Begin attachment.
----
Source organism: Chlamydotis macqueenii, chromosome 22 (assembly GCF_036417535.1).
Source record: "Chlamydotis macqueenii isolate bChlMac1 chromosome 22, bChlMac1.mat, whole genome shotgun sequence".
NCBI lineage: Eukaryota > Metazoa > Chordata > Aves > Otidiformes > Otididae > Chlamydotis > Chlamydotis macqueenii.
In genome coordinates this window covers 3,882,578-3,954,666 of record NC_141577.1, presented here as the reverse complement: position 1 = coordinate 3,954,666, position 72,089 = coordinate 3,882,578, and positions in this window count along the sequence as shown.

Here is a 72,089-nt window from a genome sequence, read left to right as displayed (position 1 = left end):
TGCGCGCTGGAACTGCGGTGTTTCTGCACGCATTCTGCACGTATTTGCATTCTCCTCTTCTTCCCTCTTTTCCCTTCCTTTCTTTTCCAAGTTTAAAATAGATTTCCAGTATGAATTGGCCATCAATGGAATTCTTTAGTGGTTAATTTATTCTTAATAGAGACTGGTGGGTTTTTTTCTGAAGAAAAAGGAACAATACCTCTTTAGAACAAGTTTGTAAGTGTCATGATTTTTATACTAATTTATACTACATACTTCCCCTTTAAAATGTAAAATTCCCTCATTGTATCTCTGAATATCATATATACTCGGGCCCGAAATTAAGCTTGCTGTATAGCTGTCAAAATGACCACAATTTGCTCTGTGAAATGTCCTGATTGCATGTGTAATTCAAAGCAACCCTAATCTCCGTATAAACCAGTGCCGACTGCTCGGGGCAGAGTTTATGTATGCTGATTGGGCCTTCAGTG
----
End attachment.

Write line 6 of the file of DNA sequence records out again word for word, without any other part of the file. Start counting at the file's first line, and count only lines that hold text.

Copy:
TGCGCGCTGGAACTGCGGTGTTTCTGCACGCATTCTGCACGTATTTGCATTCTCCTCTTCTTCCCTCTTTTCCCTTCCTTTCTTTTCCAAGTTTAAAATAGATTTCCAGTATGAATTGGCCATCAATGGAATTCTTTAGTGGTTAATTTATTCTTAATAGAGACTGGTGGGTTTTTTTCTGAAGAAAAAGGAACAATACCTCTTTAGAACAAGTTTGTAAGTGTCATGATTTTTATACTAATTTATACTACATACTTCCCCTTTAAAATGTAAAATTCCCTCATTGTATCTCTGAATATCATATATACTCGGGCCCGAAATTAAGCTTGCTGTATAGCTGTCAAAATGACCACAATTTGCTCTGTGAAATGTCCTGATTGCATGTGTAATTCAAAGCAACCCTAATCTCCGTATAAACCAGTGCCGACTGCTCGGGGCAGAGTTTATGTATGCTGATTGGGCCTTCAGTG